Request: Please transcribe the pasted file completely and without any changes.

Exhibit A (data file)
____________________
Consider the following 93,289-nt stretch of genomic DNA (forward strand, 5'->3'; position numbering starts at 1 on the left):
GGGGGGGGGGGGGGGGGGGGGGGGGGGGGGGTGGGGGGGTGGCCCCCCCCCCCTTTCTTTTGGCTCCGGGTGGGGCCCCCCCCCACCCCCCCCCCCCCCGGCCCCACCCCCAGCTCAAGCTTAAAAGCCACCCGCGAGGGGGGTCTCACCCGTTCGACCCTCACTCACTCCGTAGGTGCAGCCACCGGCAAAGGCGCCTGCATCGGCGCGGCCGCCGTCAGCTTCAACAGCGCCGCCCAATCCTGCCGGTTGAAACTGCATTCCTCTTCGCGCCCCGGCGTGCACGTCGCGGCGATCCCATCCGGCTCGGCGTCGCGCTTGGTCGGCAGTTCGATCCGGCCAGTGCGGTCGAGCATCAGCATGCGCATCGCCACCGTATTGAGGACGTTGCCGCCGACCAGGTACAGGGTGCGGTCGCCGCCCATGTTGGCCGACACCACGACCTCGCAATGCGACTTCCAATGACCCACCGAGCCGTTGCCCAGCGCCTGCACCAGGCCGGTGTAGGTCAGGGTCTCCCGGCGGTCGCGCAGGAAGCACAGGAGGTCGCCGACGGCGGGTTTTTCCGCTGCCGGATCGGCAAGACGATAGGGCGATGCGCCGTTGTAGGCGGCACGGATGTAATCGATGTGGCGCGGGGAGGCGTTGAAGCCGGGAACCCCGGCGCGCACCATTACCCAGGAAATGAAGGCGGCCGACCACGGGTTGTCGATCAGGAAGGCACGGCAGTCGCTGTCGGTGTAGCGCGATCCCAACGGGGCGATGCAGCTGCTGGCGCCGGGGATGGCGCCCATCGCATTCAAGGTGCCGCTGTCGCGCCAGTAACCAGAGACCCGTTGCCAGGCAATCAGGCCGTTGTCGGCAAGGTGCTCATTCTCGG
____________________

Consider the following 93,289-nt stretch of genomic DNA (forward strand, 5'->3'; position numbering starts at 1 on the left):
GGGGGGGGGGGGGGGGGGGGGGGGGGGGGGGTGGGGGGGTGGCCCCCCCCCCCTTTCTTTTGGCTCCGGGTGGGGCCCCCCCCCACCCCCCCCCCCCCCGGCCCCACCCCCAGCTCAAGCTTAAAAGCCACCCGCGAGGGGGGTCTCACCCGTTCGACCCTCACTCACTCCGTAGGTGCAGCCACCGGCAAAGGCGCCTGCATCGGCGCGGCCGCCGTCAGCTTCAACAGCGCCGCCCAATCCTGCCGGTTGAAACTGCATTCCTCTTCGCGCCCCGGCGTGCACGTCGCGGCGATCCCATCCGGCTCGGCGTCGCGCTTGGTCGGCAGTTCGATCCGGCCAGTGCGGTCGAGCATCAGCATGCGCATCGCCACCGTATTGAGGACGTTGCCGCCGACCAGGTACAGGGTGCGGTCGCCGCCCATGTTGGCCGACACCACGACCTCGCAATGCGACTTCCAATGACCCACCGAGCCGTTGCCCAGCGCCTGCACCAGGCCGGTGTAGGTCAGGGTCTCCCGGCGGTCGCGCAGGAAGCACAGGAGGTCGCCGACGGCGGGTTTTTCCGCTGCCGGATCGGCAAGACGATAGGGCGATGCGCCGTTGTAGGCGGCACGGATGTAATCGATGTGGCGCGGGGAGGCGTTGAAGCCGGGAACCCCGGCGCGCACCATTACCCAGGAAATGAAGGCGGCCGACCACGGGTTGTCGATCAGGAAGGCACGGCAGTCGCTGTCGGTGTAGCGCGATCCCAACGGGGCGATGCAGCTGCTGGCGCCGGGGATGGCGCCCATCGCATTCAAGGTGCCGCTGTCGCGCCAGTAACCAGAGACCCGTTGCCAGGCAATCAGGCCGTTGTCGGCAAGGTGCTCATTCTCGG